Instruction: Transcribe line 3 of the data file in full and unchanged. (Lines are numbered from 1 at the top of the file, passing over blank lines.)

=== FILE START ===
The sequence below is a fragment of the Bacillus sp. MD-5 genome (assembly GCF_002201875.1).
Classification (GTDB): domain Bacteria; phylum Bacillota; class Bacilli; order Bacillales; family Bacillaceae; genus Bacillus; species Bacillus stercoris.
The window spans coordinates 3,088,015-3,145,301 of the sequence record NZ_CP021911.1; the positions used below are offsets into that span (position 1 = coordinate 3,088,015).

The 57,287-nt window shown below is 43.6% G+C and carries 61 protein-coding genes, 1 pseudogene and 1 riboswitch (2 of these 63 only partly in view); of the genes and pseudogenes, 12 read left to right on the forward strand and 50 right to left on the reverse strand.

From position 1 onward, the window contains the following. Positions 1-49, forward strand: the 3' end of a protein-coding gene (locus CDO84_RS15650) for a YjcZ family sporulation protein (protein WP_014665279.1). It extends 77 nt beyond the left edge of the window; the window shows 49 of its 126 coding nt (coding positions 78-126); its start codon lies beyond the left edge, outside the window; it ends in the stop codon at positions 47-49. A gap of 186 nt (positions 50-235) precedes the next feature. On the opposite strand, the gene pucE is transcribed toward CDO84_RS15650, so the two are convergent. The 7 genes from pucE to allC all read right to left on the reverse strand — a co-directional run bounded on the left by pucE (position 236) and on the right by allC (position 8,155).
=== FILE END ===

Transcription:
The window spans coordinates 3,088,015-3,145,301 of the sequence record NZ_CP021911.1; the positions used below are offsets into that span (position 1 = coordinate 3,088,015).